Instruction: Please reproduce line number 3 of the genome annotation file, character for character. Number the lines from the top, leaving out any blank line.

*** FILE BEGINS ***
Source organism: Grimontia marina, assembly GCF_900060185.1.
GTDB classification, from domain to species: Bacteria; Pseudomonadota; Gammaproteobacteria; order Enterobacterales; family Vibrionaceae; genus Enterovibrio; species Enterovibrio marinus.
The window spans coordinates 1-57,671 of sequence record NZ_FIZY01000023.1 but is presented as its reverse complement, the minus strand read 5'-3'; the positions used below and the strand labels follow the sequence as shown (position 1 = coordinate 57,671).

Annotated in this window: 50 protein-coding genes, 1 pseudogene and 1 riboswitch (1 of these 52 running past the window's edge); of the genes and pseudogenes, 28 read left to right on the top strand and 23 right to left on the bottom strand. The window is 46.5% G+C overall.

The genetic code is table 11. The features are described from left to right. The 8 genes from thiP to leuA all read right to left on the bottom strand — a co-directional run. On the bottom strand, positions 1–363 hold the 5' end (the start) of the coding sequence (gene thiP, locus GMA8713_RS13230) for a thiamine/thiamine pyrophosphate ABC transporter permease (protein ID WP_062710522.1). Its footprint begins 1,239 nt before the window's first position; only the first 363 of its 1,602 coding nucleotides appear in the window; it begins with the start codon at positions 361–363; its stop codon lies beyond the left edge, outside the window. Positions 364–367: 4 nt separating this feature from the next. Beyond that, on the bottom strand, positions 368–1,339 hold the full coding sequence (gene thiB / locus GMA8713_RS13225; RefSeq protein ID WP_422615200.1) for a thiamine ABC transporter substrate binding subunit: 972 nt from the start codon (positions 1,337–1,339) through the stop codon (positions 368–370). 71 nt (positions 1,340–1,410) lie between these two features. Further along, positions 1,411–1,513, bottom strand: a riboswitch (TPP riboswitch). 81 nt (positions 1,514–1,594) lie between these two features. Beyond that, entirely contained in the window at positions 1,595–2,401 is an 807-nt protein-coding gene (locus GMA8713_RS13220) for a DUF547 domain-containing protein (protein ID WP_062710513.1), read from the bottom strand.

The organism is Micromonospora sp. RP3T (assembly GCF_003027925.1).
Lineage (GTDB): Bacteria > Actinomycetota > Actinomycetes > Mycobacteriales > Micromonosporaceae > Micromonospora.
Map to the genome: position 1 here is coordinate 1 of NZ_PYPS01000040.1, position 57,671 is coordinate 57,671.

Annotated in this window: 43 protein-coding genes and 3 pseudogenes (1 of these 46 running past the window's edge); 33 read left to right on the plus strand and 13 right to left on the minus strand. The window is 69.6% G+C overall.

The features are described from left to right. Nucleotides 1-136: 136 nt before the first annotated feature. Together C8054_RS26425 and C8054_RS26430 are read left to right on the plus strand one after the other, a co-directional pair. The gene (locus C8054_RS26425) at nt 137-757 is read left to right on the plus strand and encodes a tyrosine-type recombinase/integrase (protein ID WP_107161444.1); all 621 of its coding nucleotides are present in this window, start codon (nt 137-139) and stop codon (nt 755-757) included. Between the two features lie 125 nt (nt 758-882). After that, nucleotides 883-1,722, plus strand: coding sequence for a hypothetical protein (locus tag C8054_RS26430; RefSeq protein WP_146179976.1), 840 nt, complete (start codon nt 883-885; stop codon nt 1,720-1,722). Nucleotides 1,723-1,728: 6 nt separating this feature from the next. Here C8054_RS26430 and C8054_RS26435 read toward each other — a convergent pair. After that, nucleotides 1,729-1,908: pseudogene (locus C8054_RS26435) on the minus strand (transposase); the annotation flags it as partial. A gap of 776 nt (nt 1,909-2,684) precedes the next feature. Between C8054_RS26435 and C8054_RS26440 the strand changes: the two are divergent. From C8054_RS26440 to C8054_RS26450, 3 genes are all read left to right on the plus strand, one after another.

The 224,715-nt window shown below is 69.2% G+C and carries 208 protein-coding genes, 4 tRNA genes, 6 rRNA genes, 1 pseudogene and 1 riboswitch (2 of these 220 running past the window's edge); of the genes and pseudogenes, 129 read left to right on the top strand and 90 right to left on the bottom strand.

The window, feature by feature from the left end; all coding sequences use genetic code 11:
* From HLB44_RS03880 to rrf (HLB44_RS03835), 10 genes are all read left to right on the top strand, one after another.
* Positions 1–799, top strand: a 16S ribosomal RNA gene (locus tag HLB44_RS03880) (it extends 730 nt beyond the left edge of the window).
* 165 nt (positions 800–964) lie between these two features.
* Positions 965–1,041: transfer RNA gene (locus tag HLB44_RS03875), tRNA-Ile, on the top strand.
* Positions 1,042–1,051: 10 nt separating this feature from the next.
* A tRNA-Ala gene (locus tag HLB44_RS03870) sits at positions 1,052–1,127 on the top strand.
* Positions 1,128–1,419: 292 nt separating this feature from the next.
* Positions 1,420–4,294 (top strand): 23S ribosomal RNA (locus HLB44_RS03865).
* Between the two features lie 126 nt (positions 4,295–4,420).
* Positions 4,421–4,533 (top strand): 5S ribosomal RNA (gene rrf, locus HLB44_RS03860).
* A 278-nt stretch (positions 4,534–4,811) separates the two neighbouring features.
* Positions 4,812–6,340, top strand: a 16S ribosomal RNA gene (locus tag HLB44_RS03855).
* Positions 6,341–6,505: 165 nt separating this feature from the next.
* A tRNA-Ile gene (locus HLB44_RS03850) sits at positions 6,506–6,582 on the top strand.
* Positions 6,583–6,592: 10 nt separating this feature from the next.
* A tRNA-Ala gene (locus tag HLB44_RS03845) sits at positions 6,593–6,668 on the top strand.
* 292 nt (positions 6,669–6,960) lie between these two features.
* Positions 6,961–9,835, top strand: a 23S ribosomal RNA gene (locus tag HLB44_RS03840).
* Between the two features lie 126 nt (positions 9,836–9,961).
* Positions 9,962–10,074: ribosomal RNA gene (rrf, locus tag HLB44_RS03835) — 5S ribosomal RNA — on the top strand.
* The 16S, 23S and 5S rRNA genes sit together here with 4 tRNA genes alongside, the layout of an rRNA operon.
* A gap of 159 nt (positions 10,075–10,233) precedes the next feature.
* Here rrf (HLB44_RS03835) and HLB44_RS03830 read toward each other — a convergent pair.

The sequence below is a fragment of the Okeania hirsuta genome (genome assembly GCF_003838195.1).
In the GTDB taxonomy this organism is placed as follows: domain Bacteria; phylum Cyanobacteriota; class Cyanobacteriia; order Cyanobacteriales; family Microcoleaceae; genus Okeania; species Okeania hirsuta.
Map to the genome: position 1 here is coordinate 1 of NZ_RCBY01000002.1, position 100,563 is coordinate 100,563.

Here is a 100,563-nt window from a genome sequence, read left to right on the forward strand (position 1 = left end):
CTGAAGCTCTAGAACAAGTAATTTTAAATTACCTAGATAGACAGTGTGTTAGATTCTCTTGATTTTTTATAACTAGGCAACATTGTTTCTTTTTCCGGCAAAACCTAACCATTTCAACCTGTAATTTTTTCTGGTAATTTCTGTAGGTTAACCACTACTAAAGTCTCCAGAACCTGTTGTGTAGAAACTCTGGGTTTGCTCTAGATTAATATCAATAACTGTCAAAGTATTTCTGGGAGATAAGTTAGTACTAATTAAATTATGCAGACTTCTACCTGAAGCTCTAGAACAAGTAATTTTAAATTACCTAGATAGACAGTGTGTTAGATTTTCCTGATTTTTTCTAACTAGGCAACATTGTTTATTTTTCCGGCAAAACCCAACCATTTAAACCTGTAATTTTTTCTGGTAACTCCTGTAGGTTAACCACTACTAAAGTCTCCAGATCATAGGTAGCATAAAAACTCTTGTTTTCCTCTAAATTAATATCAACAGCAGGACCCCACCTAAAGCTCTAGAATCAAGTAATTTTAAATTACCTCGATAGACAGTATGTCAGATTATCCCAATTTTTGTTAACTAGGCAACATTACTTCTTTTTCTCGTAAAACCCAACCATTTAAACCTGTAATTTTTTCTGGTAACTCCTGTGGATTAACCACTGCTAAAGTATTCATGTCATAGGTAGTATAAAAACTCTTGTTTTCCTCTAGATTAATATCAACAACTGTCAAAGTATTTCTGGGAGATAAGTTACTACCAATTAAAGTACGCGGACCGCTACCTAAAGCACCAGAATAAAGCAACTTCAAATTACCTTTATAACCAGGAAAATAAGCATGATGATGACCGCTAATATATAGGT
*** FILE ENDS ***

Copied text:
The window spans coordinates 1-57,671 of sequence record NZ_FIZY01000023.1 but is presented as its reverse complement, the minus strand read 5'-3'; the positions used below and the strand labels follow the sequence as shown (position 1 = coordinate 57,671).